Tax Cuts and Jobs Act

January 03, 2018 by Stephen Lasky

The reconciled tax reform bill, commonly called the “Tax Cuts and Jobs Act” (“TCJA”), was signed into law on December 22, 2017.  The new law also includes significant changes for individual taxpayers, most of which take effect for 2018 and expire after 2025 (absent additional legislation).

Notably, TCJA suspends the overall limitation on itemized deductions for 2018–2025.  In addition, the final/enacted version of TCJA leaves untouched many breaks that prior versions of the legislation would have reduced or eliminated, including:

  • Principal residence gain exclusion,
  • Exclusion for employer-provided adoption assistance,
  • Lifetime Learning credit,
  • Deduction for student loan interest, and
  • Deduction for graduate student tuition waivers.

Here is a summary of some of the more pertinent changes that will be implemented as a result of TCJA:

Tax brackets

The TCJA maintains seven income tax brackets but temporarily adjusts the tax rates as follows:

2017 2018-2025
10% 10%
15% 12%
25% 22%
28% 24%
33% 32%
35% 35%
39.6% 37%

Personal exemptions and standard deduction.  For 2018–2025, the TCJA suspends personal exemptions but roughly doubles the standard deduction amounts to $12,000 for singles and separate filers, $18,000 for heads of households, and $24,000 for joint filers.  The standard deduction amounts will be adjusted for inflation beginning in 2019.

Family tax credits.  The child credit has been doubled to $2,000 per child under age 17 beginning in 2018. The maximum amount refundable (because a taxpayer’s credits exceed his or her tax liability) is limited to $1,400 per child.  The TCJA also makes the child credit available to more families than in the past because the credit now does not begin to phase out until adjusted gross income exceeds $400,000 for married couples or $200,000 for all other filers.

State and local tax deduction.  For 2018–2025, those taxpayers that itemize their deductions can claim a deduction of no more than $10,000 for the aggregate of state and local property taxes and either income or sales taxes.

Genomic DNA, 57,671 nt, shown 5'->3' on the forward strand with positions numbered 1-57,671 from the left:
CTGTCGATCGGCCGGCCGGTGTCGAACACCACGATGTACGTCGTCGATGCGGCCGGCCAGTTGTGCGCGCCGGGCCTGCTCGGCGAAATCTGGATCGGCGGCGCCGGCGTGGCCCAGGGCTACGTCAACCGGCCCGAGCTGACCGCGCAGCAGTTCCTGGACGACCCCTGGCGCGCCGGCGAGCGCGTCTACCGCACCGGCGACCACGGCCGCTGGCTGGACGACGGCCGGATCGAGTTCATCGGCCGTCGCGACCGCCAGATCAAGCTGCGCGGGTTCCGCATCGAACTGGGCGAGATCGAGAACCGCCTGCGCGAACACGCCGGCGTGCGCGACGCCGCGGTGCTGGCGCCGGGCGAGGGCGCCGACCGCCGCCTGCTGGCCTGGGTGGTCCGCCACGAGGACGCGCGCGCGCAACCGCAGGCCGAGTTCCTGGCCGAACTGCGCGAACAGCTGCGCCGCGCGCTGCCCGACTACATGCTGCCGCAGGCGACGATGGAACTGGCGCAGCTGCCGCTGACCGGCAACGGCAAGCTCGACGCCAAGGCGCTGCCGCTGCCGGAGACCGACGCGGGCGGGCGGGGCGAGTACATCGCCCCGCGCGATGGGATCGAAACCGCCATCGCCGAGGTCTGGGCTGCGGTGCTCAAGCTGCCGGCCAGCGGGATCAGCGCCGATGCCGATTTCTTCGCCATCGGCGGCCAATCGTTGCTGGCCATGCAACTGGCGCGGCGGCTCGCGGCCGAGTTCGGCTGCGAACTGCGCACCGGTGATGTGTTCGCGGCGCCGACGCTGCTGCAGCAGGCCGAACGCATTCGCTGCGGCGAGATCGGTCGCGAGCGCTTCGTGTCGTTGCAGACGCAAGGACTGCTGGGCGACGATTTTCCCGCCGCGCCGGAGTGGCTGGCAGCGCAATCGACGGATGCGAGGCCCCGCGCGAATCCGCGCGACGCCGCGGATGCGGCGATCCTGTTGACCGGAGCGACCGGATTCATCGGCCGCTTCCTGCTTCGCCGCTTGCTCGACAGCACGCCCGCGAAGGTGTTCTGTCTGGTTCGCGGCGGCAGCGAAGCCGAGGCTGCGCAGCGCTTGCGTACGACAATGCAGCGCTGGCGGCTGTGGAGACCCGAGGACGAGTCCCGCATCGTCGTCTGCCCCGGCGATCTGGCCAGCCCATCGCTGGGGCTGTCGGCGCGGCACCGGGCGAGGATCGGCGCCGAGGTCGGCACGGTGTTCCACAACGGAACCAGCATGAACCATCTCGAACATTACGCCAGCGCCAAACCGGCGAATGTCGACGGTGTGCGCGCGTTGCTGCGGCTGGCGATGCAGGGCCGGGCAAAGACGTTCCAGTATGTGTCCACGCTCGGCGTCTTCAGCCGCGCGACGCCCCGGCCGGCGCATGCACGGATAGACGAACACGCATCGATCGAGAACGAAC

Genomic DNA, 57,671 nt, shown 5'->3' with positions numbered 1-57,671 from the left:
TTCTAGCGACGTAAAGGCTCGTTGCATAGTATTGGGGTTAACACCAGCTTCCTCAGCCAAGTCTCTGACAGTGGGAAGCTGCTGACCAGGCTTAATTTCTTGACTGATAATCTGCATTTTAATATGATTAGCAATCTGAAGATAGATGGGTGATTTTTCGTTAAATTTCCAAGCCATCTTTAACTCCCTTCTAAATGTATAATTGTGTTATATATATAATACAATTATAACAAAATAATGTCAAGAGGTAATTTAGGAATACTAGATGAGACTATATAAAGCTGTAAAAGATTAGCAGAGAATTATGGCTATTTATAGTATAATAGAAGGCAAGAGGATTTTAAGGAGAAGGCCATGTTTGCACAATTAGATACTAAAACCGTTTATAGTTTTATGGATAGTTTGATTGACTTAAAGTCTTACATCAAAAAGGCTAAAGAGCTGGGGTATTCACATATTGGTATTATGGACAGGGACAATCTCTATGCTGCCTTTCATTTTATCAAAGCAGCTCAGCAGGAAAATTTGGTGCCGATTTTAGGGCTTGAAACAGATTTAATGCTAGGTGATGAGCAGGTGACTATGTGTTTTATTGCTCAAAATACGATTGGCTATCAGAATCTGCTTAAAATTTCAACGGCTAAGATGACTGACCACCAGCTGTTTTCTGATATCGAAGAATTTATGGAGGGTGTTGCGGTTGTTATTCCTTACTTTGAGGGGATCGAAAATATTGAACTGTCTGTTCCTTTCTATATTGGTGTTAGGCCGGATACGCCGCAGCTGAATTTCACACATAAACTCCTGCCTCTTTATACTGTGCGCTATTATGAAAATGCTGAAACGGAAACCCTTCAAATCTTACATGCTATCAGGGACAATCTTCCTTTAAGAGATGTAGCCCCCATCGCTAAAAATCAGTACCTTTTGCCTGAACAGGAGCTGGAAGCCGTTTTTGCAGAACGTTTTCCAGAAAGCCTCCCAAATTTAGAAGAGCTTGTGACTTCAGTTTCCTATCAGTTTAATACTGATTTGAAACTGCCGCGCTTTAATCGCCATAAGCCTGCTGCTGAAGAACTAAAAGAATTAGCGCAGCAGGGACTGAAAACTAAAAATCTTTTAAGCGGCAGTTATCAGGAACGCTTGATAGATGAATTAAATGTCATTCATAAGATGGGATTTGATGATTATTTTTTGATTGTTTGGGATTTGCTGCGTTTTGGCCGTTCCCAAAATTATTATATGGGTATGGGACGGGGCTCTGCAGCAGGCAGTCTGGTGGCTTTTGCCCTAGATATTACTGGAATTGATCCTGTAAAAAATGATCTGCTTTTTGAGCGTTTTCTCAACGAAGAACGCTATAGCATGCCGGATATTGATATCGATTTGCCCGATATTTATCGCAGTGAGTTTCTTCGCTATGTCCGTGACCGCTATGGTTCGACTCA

Mortgage interest deduction.  For 2018–2025, taxpayers can to deduct interest only on mortgage debt of up to $750,000.  However, the limit remains at $1 million for mortgage debt incurred before December 15, 2017, which will significantly reduce the number of taxpayers affected.  The new law also suspends the deduction for interest on home equity debt, regardless of when the debt was incurred or how it’s used.

Medical expense deduction.  The threshold for deducting such unreimbursed expenses is reduced from 10% of adjusted gross income (AGI) to 7.5% for all taxpayers for both regular and alternative minimum tax (AMT) purposes in 2017 and 2018.

Miscellaneous itemized deductions subject to the 2% floor.  This deduction for expenses such as certain professional fees, investment expenses and unreimbursed employee business expenses is suspended for 2018–2025.

Moving expenses.  The deduction for work-related moving expenses is suspended for 2018–2025, except for active-duty members of the Armed Forces (and their spouses or dependents) who move because of a military order that calls for a permanent change of station.  The exclusion from gross income and wages for qualified moving expense reimbursements is also suspended (again except for active-duty members of the Armed Forces who move pursuant to a military order).

Charitable contributions.  For 2018–2025, the limit on the deduction for cash donations to public charities is raised to 60% of AGI from 50%.

AMT and estate tax.  Beginning in 2018, the new law increases both the AMT exemption amount and the AMT exemption phase-out thresholds.  The TCJA doubles the estate tax exemption to $10 million for 2018–2025 and will continue to be adjusted for inflation.

Attorney Stephen A. Lasky